I’m just me…and I don’t think I’ll ever think of myself as a “woman”. Rather, I am some mixture. Most of the folks in my world are run-of-the-mill heterosexual people. They seem to have a need for the box. Sometimes I set them straight…sometimes I let them have their comforting illusions.

    Having said that, I do feel compelled to choose a pronoun and a way to move through the world…and since I spent the first 43 years of my like as a “man”…I’m now moving to the other end. I have no doubt that I may gradually gravitate toward the center. I’m trying to let those paths happen in their own time and way.

    I am curious by what method you feel the wrath and pressure of the brain sex tribe. Is it online communication that gets angry and judgmental? Are you surrounded by friends who hassle you about it?

    How it is that you encounter this trouble in your life?

  4. Daya Curley says:

    I meant “that NOT necessarily my own choice”.

    That typo changes that thought WAY too much for my comfort!

  5. C.L. Minou says:

    Jasper,

    I’m TS but I too have my problems with the brain-sex issue, even as I believe that my gender was mostly inborn.

    The problem I have with it is that it’s used by a small segment of transsexuals to distance themselves from all the other (presumably fake, nasty, undesirable) transgendered people. *They’re* the real (trans )women, and everyone else is a silly fetishist.

    It’s agonizing and worse, based on absolutely no conclusive scientific evidence–at least nothing that you could use in a court of law.

    I’m convinced (by the David Reimer case, if not my own) that *some* people seem to be born with a very strong gender identification, but that doesn’t mean that people who *aren’t* born with that identification are wrong or fake or somehow less than those who are. Any more than ambidexterity makes you more “fake” than lefthanders.

    Funny old thing that I am, I thought that the experience of being trans would make people *more* accepting. I’m sure one day they’ll manage to kill my idealism.

    Oddly enough, I just wrote about this subject myself.

  6. Luke says:

    It gives me pause to think that unless you have a doctor study your brain, according to Brain Sex theory, you can never necessarily call yourself a true transsexual. It brings us back to the original issue — some of us never really felt like we were born in the right body, some of us never could subscribe to one gender in the other. Either way, we choose an identity based on how we feel. Why do I need someone to prove that i have the right brain for it?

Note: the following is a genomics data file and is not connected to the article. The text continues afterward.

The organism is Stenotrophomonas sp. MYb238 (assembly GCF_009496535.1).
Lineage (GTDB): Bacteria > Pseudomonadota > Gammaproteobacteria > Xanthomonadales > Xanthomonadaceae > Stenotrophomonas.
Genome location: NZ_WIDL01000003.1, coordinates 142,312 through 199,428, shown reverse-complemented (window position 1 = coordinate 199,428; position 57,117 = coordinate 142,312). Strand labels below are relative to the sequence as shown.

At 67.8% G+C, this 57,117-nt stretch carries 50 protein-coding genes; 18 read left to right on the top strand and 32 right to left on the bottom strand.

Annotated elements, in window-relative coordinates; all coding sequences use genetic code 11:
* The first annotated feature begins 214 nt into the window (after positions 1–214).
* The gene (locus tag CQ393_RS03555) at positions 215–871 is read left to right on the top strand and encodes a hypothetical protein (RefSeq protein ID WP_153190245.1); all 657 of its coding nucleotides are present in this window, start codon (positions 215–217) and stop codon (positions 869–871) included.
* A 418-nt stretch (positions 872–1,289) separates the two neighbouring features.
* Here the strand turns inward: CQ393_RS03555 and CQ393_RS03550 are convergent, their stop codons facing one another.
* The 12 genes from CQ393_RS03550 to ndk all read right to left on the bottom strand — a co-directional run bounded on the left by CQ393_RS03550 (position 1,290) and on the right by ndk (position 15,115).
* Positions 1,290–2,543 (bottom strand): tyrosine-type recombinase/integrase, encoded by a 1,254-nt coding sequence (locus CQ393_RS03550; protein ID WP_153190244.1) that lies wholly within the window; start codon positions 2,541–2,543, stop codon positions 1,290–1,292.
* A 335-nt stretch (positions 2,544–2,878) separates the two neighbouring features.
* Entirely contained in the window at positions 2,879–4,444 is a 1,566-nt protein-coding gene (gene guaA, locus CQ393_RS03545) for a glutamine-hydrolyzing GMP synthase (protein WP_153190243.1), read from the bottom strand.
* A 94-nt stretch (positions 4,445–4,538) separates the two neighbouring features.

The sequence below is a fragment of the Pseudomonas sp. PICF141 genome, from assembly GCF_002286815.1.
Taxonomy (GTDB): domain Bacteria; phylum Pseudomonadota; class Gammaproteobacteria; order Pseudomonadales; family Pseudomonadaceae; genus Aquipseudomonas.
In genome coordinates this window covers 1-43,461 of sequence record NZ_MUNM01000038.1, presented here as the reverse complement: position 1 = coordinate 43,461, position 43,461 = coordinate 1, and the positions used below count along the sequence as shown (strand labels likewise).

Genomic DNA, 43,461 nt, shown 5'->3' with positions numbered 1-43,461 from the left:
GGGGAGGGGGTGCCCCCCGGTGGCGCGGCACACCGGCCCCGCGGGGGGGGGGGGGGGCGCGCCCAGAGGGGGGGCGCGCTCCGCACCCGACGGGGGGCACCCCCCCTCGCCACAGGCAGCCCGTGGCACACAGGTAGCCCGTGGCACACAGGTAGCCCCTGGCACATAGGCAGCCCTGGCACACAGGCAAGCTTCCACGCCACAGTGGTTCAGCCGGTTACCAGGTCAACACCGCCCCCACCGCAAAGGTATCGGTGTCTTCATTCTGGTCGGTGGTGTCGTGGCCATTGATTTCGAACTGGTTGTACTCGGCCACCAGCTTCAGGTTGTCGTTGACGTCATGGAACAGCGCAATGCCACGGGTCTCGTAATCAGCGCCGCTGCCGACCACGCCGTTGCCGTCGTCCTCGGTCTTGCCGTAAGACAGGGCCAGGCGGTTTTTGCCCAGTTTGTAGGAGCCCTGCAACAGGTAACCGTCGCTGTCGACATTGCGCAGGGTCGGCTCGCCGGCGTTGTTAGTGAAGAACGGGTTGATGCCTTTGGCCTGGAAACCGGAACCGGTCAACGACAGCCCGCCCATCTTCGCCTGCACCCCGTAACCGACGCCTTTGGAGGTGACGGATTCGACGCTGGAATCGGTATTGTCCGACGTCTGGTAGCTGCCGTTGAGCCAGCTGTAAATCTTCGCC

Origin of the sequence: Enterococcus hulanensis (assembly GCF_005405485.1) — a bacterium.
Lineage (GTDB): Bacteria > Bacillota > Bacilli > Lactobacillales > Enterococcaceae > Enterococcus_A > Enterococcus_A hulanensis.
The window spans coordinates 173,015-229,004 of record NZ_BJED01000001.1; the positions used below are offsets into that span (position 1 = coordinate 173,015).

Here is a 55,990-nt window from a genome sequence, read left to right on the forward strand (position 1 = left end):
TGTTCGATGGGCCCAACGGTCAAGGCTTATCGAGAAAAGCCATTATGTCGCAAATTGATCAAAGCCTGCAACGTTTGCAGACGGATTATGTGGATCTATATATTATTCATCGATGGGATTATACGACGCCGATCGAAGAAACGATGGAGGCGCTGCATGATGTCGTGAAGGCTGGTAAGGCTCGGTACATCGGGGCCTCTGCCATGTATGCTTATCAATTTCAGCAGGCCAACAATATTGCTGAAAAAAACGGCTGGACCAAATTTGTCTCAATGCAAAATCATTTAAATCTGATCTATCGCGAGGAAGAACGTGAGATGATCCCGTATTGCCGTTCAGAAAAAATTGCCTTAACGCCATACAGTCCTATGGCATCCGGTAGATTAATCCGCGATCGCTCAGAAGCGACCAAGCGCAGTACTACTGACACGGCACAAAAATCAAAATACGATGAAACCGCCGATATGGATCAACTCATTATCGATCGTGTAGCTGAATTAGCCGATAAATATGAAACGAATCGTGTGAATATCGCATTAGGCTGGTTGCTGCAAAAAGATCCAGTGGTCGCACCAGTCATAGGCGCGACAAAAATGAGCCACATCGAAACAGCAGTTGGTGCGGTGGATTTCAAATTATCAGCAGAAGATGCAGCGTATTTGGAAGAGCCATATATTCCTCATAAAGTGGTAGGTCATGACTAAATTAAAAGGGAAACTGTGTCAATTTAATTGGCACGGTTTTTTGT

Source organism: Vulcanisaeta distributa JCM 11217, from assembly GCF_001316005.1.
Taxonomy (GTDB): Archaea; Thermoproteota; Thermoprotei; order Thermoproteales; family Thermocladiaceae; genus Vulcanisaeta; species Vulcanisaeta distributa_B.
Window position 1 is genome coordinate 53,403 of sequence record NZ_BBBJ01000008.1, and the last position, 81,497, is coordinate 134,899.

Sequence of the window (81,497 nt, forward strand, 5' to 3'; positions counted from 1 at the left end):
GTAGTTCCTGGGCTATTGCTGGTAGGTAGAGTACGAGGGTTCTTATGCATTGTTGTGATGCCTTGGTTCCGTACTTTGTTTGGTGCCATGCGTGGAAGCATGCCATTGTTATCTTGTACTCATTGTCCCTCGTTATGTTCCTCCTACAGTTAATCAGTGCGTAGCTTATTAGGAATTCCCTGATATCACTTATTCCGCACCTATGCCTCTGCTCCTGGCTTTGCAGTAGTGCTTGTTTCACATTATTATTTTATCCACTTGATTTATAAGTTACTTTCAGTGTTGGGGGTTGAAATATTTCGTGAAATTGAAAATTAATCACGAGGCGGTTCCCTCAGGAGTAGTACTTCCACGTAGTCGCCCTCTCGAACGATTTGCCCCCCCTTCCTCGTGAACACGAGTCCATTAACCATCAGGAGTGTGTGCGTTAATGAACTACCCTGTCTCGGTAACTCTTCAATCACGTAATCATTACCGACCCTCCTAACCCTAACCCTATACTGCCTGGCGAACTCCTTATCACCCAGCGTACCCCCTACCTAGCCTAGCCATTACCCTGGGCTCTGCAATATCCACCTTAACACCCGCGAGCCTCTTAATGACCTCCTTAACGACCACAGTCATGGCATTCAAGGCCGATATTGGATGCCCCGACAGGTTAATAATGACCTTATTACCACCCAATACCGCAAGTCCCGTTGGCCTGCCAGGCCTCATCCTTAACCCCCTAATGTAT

7. “Butches and FTM’s were cast out of lesbian feminist identity in the seventies. ”

    I have problems with the majority of what you’ve written here, but this line is pretty ridiculous. first, butch and “ftm” aren’t the same identity. Also, the marginalization of butches in 70s lesbian feminism was an awful thing. But trans men *should* be excluded from lesbian identity, because lesbian is a category of women, and trans men aren’t women.

  8. Andra says:

    Gender non-conformists can be cissexual or transsexual. There is nothing about being transsexual that stops you being gender non-conformist and/or non-binary identified. It’s generally cisculture and medical gatekeepers who are cis who try to silence transsexual people who aren’t ‘binary enough’.

    Yes, there are binary transsexuals who say some pretty messed up things about genderqueer/non-binary/gender-non-conforming people but the solution to this isn’t to tar all ‘brain sex activists’ with the same brush. I’m very drawn to the brain sex theory of transsexualism but I certainly don’t identify as being male or female. There is nothing about the brain sex theory that means everyone must be binary.

    I disagree that ‘subversivism’ is a codeword to silence ‘gender outlaws’. Subversivism is a specific form of behaviour that some gender non-conforming people engage in that belittles and erases trans people who happen to be binary. I’d advise you to read Whipping Girl by Julia Serano if you haven’t already, then you’d (hopefully) see the type of behaviour she categories as ‘subversivist’ is behaviour that SHOULD be attacked.

    Subversivism and binarism are broadly two sides of the same coin (though they’re not comparable in wider society as binary people are privileged over non-binary people) (and being non-binary IDed isn’t the same as gender non-conforming). If trans people are going to stop attacking and misrepresenting each other both must be avoided.

  9. debra says: